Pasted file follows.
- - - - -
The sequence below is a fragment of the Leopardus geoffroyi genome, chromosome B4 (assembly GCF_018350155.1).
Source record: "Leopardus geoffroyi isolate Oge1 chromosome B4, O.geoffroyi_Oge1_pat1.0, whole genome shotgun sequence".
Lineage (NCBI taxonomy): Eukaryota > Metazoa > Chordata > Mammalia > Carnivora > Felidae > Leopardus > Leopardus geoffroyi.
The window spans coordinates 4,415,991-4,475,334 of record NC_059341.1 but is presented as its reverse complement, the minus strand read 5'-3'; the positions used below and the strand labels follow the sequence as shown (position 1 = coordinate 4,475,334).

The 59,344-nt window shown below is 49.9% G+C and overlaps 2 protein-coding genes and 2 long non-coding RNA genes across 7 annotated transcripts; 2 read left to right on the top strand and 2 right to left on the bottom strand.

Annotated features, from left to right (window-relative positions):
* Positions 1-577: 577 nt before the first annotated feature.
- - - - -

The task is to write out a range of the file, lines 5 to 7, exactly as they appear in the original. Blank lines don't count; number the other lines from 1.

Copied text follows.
The 59,344-nt window shown below is 49.9% G+C and overlaps 2 protein-coding genes and 2 long non-coding RNA genes across 7 annotated transcripts; 2 read left to right on the top strand and 2 right to left on the bottom strand.

Annotated features, from left to right (window-relative positions):
* Positions 1-577: 577 nt before the first annotated feature.